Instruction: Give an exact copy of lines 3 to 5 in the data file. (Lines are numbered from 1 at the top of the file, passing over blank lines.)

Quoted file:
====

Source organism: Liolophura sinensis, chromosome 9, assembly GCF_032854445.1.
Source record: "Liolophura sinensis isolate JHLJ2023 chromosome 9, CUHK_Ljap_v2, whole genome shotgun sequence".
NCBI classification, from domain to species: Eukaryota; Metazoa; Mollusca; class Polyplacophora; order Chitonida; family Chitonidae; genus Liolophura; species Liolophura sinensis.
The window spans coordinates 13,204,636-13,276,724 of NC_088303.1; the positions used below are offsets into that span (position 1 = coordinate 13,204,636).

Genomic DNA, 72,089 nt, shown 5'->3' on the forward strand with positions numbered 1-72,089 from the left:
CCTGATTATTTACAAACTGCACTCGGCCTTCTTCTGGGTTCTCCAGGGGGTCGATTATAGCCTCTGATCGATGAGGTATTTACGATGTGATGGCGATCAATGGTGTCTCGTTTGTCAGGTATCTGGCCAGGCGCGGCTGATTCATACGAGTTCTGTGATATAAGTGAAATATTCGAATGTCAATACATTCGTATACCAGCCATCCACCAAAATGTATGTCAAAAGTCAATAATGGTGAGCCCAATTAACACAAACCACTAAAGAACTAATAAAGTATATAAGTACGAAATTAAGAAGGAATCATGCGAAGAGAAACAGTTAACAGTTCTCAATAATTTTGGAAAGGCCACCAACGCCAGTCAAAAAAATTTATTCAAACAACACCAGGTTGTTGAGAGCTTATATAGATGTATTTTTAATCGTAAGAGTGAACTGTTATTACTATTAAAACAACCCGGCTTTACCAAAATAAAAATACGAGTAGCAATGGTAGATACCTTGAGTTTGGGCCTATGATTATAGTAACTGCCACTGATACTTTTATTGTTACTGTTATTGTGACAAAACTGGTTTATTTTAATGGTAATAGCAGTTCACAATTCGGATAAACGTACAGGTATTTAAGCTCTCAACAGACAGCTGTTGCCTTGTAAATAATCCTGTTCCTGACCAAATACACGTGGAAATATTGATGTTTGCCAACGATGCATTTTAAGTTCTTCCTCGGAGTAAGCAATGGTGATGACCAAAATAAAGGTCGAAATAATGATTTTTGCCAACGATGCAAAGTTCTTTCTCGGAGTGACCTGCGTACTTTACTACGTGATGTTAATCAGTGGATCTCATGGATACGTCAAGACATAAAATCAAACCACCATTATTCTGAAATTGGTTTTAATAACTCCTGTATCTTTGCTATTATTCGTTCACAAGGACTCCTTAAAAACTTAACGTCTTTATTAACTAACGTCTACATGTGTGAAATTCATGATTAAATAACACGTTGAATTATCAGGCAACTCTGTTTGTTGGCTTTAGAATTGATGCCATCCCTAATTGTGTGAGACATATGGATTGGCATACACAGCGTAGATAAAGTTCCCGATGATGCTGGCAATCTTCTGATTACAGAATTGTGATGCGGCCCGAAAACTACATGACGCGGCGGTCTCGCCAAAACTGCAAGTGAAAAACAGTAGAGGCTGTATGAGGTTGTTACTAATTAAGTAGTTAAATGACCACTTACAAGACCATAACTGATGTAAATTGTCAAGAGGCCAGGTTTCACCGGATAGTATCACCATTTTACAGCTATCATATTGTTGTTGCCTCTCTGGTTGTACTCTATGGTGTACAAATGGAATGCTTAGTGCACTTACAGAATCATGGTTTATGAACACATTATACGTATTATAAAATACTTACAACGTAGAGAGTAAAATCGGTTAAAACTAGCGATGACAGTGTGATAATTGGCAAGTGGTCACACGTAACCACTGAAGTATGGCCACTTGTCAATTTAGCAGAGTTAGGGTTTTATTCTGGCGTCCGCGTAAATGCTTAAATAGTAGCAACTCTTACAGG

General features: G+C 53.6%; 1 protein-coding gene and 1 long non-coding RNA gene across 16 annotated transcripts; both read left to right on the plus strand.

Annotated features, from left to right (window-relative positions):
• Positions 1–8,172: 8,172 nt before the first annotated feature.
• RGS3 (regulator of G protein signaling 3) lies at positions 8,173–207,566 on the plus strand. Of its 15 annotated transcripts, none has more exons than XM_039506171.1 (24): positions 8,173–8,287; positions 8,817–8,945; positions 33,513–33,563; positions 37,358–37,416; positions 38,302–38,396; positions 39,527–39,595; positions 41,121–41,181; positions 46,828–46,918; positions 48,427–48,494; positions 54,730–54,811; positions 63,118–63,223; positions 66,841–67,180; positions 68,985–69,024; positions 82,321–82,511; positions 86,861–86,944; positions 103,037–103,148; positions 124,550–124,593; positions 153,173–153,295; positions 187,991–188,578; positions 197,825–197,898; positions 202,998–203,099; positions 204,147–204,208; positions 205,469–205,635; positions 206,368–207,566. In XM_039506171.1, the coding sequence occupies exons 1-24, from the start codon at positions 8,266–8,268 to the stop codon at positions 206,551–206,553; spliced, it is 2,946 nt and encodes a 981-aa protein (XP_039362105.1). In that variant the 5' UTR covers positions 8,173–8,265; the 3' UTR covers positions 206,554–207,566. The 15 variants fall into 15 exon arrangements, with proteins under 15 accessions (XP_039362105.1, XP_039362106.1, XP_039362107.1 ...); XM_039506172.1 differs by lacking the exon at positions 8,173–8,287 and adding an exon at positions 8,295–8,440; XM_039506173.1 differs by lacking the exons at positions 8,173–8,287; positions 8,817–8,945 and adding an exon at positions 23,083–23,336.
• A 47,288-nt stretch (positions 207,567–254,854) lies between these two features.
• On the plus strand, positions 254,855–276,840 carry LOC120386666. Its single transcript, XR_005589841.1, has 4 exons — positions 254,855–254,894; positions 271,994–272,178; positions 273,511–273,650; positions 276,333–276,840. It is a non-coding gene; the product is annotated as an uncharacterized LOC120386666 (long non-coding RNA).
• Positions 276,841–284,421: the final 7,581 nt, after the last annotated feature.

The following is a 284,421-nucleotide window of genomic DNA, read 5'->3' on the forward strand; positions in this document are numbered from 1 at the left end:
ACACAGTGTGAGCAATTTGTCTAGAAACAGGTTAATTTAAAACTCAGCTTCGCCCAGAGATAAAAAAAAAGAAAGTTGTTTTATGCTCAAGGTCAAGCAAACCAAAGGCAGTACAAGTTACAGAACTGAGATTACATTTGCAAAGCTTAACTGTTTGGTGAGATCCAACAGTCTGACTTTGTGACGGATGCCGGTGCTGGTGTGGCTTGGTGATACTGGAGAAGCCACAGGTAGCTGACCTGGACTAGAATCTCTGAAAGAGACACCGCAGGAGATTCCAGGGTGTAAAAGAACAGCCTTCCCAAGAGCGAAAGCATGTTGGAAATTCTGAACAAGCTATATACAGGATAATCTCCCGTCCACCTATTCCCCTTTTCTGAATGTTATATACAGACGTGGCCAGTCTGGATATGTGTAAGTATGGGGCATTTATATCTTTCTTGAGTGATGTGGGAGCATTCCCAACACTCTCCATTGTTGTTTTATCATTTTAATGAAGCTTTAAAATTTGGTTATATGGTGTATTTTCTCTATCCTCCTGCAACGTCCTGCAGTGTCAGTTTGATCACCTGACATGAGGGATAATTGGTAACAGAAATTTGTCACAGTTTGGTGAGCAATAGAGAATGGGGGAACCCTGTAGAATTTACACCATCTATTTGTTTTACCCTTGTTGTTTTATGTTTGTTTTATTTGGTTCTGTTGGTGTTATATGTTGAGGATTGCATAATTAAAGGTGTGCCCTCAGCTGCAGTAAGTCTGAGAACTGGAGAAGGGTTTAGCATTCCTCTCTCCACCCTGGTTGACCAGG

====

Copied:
NCBI classification, from domain to species: Eukaryota; Metazoa; Mollusca; class Polyplacophora; order Chitonida; family Chitonidae; genus Liolophura; species Liolophura sinensis.
The window spans coordinates 13,204,636-13,276,724 of NC_088303.1; the positions used below are offsets into that span (position 1 = coordinate 13,204,636).

Genomic DNA, 72,089 nt, shown 5'->3' on the forward strand with positions numbered 1-72,089 from the left: